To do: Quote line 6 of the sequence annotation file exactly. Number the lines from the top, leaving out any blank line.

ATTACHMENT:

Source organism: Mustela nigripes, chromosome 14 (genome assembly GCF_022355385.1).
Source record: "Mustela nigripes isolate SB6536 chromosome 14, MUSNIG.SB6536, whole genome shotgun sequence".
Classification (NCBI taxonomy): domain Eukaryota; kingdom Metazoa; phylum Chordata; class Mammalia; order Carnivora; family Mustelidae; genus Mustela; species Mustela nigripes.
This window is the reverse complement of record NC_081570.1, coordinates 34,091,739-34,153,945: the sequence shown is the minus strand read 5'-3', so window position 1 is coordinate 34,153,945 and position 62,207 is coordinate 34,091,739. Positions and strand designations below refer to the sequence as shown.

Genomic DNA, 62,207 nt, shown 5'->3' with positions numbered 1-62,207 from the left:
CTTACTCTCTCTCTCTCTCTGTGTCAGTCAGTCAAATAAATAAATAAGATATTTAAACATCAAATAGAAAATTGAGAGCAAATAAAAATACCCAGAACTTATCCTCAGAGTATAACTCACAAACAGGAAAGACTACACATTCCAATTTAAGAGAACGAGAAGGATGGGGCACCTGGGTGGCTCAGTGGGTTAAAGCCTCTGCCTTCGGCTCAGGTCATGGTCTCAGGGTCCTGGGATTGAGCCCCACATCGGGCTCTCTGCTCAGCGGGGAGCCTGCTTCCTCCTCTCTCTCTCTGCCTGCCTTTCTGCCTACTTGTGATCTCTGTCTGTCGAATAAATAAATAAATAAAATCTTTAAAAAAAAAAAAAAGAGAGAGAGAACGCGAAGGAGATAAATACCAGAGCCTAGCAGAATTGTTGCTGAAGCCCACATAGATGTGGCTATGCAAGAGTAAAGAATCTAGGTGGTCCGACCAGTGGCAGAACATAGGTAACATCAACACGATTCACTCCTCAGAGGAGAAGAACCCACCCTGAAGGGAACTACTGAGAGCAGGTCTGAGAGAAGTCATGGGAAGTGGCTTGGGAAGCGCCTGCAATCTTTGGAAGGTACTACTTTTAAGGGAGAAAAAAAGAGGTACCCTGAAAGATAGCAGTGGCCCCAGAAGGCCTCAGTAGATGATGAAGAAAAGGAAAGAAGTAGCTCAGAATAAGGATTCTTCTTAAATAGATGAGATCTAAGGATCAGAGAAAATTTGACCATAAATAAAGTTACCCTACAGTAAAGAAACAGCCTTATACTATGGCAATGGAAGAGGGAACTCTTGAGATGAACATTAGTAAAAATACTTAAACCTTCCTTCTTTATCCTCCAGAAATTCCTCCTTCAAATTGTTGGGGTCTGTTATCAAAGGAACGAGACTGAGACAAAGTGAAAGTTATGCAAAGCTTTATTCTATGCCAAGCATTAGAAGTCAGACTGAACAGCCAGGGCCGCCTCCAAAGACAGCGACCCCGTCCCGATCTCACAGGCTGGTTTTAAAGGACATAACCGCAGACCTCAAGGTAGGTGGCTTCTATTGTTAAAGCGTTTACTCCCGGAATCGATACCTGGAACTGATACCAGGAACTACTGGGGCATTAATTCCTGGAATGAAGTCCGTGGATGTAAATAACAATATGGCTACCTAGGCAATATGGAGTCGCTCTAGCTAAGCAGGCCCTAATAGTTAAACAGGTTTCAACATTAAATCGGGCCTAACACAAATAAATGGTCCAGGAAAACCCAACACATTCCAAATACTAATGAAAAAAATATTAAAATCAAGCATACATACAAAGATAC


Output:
CTTACTCTCTCTCTCTCTCTGTGTCAGTCAGTCAAATAAATAAATAAGATATTTAAACATCAAATAGAAAATTGAGAGCAAATAAAAATACCCAGAACTTATCCTCAGAGTATAACTCACAAACAGGAAAGACTACACATTCCAATTTAAGAGAACGAGAAGGATGGGGCACCTGGGTGGCTCAGTGGGTTAAAGCCTCTGCCTTCGGCTCAGGTCATGGTCTCAGGGTCCTGGGATTGAGCCCCACATCGGGCTCTCTGCTCAGCGGGGAGCCTGCTTCCTCCTCTCTCTCTCTGCCTGCCTTTCTGCCTACTTGTGATCTCTGTCTGTCGAATAAATAAATAAATAAAATCTTTAAAAAAAAAAAAAAGAGAGAGAGAACGCGAAGGAGATAAATACCAGAGCCTAGCAGAATTGTTGCTGAAGCCCACATAGATGTGGCTATGCAAGAGTAAAGAATCTAGGTGGTCCGACCAGTGGCAGAACATAGGTAACATCAACACGATTCACTCCTCAGAGGAGAAGAACCCACCCTGAAGGGAACTACTGAGAGCAGGTCTGAGAGAAGTCATGGGAAGTGGCTTGGGAAGCGCCTGCAATCTTTGGAAGGTACTACTTTTAAGGGAGAAAAAAAGAGGTACCCTGAAAGATAGCAGTGGCCCCAGAAGGCCTCAGTAGATGATGAAGAAAAGGAAAGAAGTAGCTCAGAATAAGGATTCTTCTTAAATAGATGAGATCTAAGGATCAGAGAAAATTTGACCATAAATAAAGTTACCCTACAGTAAAGAAACAGCCTTATACTATGGCAATGGAAGAGGGAACTCTTGAGATGAACATTAGTAAAAATACTTAAACCTTCCTTCTTTATCCTCCAGAAATTCCTCCTTCAAATTGTTGGGGTCTGTTATCAAAGGAACGAGACTGAGACAAAGTGAAAGTTATGCAAAGCTTTATTCTATGCCAAGCATTAGAAGTCAGACTGAACAGCCAGGGCCGCCTCCAAAGACAGCGACCCCGTCCCGATCTCACAGGCTGGTTTTAAAGGACATAACCGCAGACCTCAAGGTAGGTGGCTTCTATTGTTAAAGCGTTTACTCCCGGAATCGATACCTGGAACTGATACCAGGAACTACTGGGGCATTAATTCCTGGAATGAAGTCCGTGGATGTAAATAACAATATGGCTACCTAGGCAATATGGAGTCGCTCTAGCTAAGCAGGCCCTAATAGTTAAACAGGTTTCAACATTAAATCGGGCCTAACACAAATAAATGGTCCAGGAAAACCCAACACATTCCAAATACTAATGAAAAAAATATTAAAATCAAGCATACATACAAAGATAC